Returning carried interest under a clawback obligation can often be complex and painful, as general partners ordinarily distribute carried interest out to their individual members and other carry recipients on or shortly after receipt.  Clawback provisions, on the other hand, are not typically applied until the end of a fund’s life, meaning that several years may pass between distributions of carried interest and the final calculation determining whether excess profits have been received by the general partner.  Asking individuals to return money they received several years prior, and likely have already spent, is very difficult and may increase the potential for disputes between the individual members of the general partner, particularly those who may have already departed the firm.  Fund sponsors that are considering fundraising in the near future should recognize that limited partners will be very interested in whether a sponsor’s prior funds are facing potential clawbacks and what plans the sponsor has to help mitigate and manage those obligations.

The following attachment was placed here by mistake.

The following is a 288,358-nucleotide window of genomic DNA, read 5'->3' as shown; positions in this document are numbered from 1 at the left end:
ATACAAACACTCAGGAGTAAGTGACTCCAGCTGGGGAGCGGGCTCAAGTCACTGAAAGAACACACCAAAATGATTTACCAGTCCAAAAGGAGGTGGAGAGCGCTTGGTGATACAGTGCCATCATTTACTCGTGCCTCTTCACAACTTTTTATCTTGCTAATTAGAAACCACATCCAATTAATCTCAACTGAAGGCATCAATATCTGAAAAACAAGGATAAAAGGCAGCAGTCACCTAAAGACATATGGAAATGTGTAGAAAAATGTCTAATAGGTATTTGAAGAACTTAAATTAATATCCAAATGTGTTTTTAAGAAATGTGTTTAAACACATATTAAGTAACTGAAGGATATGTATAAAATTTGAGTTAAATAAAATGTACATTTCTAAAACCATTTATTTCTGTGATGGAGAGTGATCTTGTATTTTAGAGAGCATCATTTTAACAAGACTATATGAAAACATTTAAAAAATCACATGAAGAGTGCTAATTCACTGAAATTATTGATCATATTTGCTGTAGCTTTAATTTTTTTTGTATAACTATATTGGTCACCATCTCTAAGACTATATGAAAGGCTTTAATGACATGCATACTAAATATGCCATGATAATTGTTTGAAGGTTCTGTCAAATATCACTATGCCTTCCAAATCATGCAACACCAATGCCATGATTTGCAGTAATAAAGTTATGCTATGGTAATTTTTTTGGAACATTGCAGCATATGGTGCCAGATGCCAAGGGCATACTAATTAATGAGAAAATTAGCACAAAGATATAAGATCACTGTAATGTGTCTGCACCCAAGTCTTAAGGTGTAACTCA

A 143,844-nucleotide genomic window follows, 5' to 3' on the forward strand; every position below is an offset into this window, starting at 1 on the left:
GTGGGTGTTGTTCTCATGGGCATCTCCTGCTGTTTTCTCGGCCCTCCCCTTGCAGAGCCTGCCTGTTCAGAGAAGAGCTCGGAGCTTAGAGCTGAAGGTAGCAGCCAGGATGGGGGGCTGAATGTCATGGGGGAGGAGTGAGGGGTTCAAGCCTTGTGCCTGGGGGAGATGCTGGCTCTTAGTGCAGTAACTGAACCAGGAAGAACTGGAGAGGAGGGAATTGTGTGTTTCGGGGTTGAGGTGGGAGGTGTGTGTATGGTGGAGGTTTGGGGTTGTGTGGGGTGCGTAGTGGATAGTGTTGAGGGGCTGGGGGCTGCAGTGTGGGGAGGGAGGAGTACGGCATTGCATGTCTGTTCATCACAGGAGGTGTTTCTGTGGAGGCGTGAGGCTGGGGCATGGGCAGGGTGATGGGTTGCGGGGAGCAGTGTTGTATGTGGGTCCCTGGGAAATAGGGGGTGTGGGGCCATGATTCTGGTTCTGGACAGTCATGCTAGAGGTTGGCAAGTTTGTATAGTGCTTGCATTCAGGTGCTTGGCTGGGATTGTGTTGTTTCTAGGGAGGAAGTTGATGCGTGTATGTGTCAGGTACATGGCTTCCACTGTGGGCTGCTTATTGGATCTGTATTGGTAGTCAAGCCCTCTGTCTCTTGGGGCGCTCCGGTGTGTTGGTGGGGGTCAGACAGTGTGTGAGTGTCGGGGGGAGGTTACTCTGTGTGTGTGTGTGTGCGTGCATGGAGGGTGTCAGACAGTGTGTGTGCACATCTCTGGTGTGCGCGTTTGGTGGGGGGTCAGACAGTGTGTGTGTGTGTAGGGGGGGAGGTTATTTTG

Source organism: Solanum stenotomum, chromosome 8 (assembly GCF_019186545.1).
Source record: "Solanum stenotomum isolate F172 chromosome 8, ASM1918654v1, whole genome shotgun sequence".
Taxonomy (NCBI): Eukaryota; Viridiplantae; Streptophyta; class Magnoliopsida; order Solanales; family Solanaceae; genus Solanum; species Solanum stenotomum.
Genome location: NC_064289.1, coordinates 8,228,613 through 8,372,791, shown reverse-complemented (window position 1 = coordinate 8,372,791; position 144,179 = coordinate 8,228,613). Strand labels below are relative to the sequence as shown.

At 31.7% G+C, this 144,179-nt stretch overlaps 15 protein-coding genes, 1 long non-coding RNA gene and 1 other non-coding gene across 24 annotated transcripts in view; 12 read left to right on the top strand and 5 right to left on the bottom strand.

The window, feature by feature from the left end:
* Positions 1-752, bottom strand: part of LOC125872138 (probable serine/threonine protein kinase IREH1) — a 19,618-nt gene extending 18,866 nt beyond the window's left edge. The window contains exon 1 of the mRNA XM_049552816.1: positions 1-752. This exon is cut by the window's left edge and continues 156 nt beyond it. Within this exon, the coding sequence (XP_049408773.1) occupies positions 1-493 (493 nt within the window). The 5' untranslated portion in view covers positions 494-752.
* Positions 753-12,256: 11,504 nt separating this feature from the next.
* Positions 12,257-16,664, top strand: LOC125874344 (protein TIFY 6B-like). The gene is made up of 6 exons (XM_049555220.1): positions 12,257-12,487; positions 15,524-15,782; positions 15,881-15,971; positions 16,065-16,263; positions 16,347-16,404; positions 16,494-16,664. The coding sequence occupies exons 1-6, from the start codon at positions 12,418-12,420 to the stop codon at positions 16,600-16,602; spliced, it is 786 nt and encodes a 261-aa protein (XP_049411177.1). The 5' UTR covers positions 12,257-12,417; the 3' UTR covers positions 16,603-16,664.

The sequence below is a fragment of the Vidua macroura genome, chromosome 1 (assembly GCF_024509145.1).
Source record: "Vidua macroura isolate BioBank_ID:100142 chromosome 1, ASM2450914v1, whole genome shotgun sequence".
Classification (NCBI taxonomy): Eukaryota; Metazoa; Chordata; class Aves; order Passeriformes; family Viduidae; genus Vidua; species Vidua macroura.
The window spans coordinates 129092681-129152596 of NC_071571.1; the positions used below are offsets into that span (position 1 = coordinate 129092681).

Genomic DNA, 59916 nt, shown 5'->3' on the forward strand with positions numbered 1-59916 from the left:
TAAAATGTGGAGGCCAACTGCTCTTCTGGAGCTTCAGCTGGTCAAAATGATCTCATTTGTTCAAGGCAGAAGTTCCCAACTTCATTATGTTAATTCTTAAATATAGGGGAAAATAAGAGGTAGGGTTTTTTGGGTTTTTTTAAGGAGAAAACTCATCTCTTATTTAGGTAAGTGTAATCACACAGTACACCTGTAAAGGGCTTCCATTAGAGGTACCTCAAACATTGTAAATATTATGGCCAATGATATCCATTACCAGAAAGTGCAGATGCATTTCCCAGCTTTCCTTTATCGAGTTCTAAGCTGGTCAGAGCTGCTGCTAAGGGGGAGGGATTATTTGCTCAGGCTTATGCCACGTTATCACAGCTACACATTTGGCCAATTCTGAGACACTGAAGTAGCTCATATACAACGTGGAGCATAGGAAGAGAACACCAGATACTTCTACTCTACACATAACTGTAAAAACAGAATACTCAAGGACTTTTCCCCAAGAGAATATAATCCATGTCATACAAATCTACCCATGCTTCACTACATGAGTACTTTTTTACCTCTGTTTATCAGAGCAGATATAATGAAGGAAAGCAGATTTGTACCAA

Effective communication between and among a general partner and its limited partners, as well as between the individual members of a fund sponsor, are of the utmost importance in managing carried interest clawback risk and avoiding potential disputes.  For more, please check out our colleagues’ recently published article, and watch here for future updates as we continue to monitor disputes and litigation arising from the impacts of COVID-19.

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Proskauer’s cross-disciplinary, cross-jurisdictional Coronavirus Response Team is focused on supporting and addressing client concerns. Visit our Coronavirus Resource Center for guidance on risk management measures, practical steps businesses can take and resources to help manage ongoing operations.

Photo of James Anderson James Anderson

James Anderson is an attorney in the Litigation Department and a member of the firm’s Asset Management Litigation and Intellectual Property groups. Jim leverages his technological background and expertise to represent clients in sophisticated business and intellectual property disputes.